NOUAKCHOTT, (Reuters) – Mauritania’s ousted president has formally resigned and put in place a new unity government under a deal with the soldiers who toppled him to allow a presidential election next month.
The election is meant to restore democracy after a coup in the iron ore-producing Sahara desert state last August that was condemned by donors and unnerved West African countries fearful of army takeovers in the unstable region.
President Sidi Mohamed Ould Sheikh Abdallahi announced his resignation late on Friday after a new round of talks with the military rulers brokered by Senegal’s President Abdoulaye Wade.
“I declare that I voluntarily renounce my position as president,” said Abdallahi, Mauritania’s first freely elected head of state. He was overthrown after serving for less than two years.
The crisis has further destabilised Mauritania, where Al Qaeda gunmen shot dead an American in the centre of the capital this week. The largely Muslim country is a Western ally in fighting Al Qaeda.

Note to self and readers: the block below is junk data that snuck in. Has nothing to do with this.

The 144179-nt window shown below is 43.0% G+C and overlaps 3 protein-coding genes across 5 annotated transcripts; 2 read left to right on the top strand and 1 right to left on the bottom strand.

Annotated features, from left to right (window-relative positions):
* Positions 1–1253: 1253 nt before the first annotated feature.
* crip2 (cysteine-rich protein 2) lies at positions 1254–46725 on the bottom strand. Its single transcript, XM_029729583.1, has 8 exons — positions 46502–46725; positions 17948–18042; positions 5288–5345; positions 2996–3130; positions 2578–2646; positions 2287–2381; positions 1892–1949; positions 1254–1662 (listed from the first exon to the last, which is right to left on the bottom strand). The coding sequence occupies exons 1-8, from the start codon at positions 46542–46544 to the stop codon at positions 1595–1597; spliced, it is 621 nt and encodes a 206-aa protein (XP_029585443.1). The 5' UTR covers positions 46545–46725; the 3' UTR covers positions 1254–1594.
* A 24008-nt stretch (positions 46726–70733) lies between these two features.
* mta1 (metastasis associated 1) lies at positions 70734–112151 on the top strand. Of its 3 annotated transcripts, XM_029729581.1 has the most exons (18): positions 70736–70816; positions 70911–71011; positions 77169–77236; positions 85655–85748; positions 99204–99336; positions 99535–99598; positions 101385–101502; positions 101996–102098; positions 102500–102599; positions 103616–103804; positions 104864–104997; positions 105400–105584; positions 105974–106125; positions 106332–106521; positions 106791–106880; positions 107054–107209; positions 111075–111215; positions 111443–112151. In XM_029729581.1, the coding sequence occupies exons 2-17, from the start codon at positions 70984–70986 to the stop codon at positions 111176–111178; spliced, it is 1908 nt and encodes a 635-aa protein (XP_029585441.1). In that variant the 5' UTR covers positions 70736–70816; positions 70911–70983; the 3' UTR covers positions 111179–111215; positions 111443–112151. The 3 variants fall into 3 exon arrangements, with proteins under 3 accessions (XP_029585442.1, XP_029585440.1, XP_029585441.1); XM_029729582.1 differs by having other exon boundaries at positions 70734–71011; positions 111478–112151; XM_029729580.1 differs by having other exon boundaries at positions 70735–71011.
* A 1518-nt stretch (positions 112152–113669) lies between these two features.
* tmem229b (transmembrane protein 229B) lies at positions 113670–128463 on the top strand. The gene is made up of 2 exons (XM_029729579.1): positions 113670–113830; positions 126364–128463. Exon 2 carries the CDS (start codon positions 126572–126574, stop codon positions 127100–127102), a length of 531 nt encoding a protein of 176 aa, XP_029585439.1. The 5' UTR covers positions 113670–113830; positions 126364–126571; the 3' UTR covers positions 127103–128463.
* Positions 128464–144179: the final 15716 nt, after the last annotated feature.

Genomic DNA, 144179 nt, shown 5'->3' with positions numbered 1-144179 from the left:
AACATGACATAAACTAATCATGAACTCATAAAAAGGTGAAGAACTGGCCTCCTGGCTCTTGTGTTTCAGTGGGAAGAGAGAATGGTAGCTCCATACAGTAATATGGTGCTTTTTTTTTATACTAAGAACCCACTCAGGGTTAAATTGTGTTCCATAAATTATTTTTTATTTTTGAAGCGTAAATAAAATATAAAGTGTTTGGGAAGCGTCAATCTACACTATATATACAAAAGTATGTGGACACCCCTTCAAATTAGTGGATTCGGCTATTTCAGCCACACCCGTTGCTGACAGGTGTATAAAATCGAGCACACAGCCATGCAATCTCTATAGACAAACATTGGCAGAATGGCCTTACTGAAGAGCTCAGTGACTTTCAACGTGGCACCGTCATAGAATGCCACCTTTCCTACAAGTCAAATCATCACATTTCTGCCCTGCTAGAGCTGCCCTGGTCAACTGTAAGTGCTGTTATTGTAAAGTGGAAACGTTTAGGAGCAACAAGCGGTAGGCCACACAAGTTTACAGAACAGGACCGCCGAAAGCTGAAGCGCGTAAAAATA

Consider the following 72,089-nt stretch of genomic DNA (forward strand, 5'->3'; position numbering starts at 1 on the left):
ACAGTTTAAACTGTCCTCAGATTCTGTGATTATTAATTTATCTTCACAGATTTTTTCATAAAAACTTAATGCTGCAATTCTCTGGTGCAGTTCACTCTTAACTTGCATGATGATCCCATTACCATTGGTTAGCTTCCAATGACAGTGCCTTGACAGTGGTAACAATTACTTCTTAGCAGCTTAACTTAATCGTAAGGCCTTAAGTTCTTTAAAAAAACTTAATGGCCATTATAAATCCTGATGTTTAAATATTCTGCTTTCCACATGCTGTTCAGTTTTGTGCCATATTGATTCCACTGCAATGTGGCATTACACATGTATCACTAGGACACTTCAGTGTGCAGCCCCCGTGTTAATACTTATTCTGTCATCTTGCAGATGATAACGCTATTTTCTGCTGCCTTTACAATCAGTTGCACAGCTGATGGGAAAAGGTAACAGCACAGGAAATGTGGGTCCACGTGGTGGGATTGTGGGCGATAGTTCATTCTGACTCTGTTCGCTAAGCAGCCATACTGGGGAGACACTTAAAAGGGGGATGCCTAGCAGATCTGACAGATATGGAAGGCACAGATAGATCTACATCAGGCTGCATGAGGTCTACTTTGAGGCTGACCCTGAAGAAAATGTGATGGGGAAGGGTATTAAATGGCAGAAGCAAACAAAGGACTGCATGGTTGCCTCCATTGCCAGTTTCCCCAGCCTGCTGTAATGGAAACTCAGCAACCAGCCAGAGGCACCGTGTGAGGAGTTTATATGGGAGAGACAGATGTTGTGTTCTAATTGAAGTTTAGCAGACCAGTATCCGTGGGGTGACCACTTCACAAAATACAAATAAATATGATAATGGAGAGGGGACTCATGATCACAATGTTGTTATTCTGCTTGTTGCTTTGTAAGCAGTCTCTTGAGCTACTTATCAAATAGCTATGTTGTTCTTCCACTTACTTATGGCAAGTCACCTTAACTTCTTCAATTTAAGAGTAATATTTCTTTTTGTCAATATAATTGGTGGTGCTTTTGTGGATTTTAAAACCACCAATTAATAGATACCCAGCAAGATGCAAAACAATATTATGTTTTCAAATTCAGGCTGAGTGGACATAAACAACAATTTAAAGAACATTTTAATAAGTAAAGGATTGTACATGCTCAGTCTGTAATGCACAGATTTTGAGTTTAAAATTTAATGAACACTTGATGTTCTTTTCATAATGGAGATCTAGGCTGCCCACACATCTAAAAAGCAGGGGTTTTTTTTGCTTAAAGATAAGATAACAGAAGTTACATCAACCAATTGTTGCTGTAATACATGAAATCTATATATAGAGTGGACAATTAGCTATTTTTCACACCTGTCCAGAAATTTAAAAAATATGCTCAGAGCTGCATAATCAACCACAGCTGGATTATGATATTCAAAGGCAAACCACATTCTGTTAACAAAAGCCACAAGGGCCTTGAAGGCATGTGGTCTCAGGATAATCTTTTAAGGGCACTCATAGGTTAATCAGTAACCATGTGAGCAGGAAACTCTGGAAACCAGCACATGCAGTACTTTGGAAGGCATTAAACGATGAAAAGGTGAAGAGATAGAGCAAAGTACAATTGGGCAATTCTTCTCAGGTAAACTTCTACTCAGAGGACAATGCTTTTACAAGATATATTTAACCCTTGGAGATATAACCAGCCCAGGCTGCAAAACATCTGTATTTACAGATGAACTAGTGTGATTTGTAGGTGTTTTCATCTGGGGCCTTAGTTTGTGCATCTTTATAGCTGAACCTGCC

Ministerial positions in the interim government will be shared between Mohamed Ould Abdel Aziz’s military junta and the opposition coalition, the National Front for the Defence of Democracy.
Each faction will get 13 ministers while Prime Minister Moulaye Ould Mohamed Laghdaf keeps his post.
Abdel Aziz, a former presidential guardsman, is standing in the election, which was postponed from June 6 under the agreement that meant the opposition would not boycott the vote in the country of 3 million. Abdallahi is not standing.
“We are heading towards free and transparent elections on July 18,” Abdel Aziz said.
Former colonial power France welcomed the latest step to end Mauritania’s crisis and offered full support for the process.